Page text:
Again, the TA can be lower to help prevent the pH from rising as much and you should then also use 50 ppm Borates. You should also have around 30 ppm CYA in the spa or else the chlorine will be too strong. Read Using Chlorine in a Spa for more info.
    16,000 gallon outdoor in-ground 16'x32' plaster pool; Pentair Intelliflo VF pump; Pentair IntelliTouch i9+3s control system; Jandy CL-340 square foot cartridge filter
    12 Fafco solar panels; Purex Triton PowerMax 250 natural gas heater (200,000 BTU/hr output); automatic electric pool safety cover; 4-wheel pressure-side "The Pool Cleaner"

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    Re: TA check using the TF100 for spa water

    Used the pool Calculator - thanks Jason! - to determine the amount of CYA needed to bring spa to a level of 30 ppm. Will check in a few days to verify. Looked into borate options, sounds like Proteam Gentle Spa has a lot of believers, but I'd have to order online which means I need to check into shelf life and storage requirements. Are other borate products which might be locally available as effective and easy to use? I like the pH balance aspect of Gentle Spa, do any other borate products offer the same feature?
    Gainesville, GA - 22,000 gallon inground vinyl, Sand filter, 1.5hp Dual-Speed pump, DuoClear SWG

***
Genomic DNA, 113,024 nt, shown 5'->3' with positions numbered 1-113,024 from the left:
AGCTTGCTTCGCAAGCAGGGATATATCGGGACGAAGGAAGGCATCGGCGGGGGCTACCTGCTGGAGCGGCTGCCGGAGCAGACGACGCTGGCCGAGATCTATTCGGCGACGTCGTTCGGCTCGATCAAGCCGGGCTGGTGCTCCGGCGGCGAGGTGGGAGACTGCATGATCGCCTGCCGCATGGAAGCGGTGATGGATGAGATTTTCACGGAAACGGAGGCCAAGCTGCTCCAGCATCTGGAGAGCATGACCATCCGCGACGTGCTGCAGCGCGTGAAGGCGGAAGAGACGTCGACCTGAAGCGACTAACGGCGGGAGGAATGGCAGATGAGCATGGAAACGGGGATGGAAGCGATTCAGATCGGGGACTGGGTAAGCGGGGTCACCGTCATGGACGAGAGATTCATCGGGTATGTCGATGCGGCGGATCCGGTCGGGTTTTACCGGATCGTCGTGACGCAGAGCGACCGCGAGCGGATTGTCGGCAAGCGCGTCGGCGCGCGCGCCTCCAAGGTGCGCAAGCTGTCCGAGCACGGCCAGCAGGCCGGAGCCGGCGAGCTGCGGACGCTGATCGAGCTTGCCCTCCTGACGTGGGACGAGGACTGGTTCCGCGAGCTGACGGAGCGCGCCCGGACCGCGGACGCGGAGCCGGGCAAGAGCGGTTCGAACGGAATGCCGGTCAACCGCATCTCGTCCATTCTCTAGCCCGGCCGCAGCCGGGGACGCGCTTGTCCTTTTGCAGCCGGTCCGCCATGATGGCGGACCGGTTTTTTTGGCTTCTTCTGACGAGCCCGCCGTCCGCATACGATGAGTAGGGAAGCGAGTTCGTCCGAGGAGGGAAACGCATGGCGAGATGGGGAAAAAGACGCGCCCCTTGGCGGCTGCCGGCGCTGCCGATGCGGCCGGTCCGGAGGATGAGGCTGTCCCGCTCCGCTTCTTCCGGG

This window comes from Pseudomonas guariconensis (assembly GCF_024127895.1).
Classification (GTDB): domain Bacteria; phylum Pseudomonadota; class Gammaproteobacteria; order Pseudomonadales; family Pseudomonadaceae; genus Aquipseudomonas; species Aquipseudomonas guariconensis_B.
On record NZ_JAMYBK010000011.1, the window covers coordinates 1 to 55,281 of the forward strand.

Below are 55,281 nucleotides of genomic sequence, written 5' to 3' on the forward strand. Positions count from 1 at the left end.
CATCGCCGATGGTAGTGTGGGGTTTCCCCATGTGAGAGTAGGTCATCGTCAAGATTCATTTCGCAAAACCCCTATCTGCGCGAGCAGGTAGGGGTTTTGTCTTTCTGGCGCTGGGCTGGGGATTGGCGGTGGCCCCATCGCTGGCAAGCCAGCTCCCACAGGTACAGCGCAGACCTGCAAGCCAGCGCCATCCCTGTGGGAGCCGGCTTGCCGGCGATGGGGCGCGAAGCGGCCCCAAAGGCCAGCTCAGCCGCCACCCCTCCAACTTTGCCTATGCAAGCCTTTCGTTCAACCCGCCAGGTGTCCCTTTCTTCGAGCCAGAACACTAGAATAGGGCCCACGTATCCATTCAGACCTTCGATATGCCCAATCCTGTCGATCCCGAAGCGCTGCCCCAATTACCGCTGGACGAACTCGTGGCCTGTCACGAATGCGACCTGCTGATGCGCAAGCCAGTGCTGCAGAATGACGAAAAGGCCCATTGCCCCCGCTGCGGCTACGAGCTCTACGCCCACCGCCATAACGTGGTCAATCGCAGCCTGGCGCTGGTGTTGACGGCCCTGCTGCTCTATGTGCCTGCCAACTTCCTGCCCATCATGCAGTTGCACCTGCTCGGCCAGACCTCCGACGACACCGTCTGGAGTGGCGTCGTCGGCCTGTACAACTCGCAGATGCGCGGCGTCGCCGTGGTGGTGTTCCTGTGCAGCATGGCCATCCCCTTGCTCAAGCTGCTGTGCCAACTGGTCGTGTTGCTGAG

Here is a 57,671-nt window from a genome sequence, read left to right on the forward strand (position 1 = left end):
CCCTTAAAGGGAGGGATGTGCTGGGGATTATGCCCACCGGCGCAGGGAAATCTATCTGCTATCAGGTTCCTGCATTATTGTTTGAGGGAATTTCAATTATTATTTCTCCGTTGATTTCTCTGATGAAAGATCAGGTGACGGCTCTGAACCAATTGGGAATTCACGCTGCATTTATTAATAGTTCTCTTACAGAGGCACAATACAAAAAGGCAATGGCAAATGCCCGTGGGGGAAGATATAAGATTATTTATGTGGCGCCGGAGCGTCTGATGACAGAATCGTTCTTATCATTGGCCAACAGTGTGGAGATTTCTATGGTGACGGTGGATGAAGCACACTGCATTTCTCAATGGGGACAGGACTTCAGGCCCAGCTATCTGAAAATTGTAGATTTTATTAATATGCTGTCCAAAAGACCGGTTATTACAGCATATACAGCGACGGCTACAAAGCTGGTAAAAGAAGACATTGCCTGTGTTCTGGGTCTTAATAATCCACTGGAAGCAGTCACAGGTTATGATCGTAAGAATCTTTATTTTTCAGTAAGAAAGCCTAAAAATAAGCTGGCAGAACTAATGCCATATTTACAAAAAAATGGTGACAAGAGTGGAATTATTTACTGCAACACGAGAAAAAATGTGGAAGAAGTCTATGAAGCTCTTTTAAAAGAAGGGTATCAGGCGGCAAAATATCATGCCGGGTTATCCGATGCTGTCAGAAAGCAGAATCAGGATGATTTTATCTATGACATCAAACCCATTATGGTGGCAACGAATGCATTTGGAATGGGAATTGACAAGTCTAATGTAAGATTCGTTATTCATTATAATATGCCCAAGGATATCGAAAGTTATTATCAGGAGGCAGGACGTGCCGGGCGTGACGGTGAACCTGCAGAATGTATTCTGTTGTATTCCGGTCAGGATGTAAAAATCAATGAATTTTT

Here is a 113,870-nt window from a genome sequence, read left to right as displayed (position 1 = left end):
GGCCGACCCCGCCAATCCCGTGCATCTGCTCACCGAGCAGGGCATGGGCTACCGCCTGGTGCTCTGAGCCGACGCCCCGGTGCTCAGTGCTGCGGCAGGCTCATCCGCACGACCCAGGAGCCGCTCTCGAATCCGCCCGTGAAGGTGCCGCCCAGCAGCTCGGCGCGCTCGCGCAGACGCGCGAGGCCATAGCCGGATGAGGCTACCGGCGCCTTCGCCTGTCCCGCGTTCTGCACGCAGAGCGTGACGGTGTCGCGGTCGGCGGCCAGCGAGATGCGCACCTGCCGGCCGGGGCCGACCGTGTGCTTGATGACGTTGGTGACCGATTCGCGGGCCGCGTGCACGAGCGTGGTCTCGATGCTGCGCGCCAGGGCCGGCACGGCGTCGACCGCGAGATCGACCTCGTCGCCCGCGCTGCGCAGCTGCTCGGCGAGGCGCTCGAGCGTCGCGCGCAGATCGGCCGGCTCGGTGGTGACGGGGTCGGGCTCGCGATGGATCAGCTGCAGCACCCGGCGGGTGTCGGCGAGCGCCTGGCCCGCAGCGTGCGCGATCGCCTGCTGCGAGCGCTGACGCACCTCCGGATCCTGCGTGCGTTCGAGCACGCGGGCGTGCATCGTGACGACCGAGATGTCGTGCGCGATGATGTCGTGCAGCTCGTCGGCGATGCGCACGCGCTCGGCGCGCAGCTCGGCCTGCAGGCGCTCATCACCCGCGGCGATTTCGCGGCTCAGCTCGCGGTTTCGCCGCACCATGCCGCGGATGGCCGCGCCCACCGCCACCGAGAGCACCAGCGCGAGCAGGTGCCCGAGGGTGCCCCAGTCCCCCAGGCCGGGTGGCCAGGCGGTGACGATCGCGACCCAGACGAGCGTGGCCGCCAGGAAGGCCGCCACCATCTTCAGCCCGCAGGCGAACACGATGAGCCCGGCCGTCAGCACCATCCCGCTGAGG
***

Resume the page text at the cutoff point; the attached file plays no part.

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    Re: TA check using the TF100 for spa water

    For CYA, one normally just starts off using Dichlor initially in the spa until one has cumulatively added around 33 ppm FC, usually over a week, and then you switch to using bleach. Of course, you can add pure CYA directly if you want but it may be hard to get such small quantities of CYA.

    ProTeamĀ® Gentle Spa is mostly boric acid which you can buy at The Chemistry Store or at AAA Chemicals.
    16,000 gallon outdoor in-ground 16'x32' plaster pool; Pentair Intelliflo VF pump; Pentair IntelliTouch i9+3s control system; Jandy CL-340 square foot cartridge filter
    12 Fafco solar panels; Purex Triton PowerMax 250 natural gas heater (200,000 BTU/hr output); automatic electric pool safety cover; 4-wheel pressure-side "The Pool Cleaner"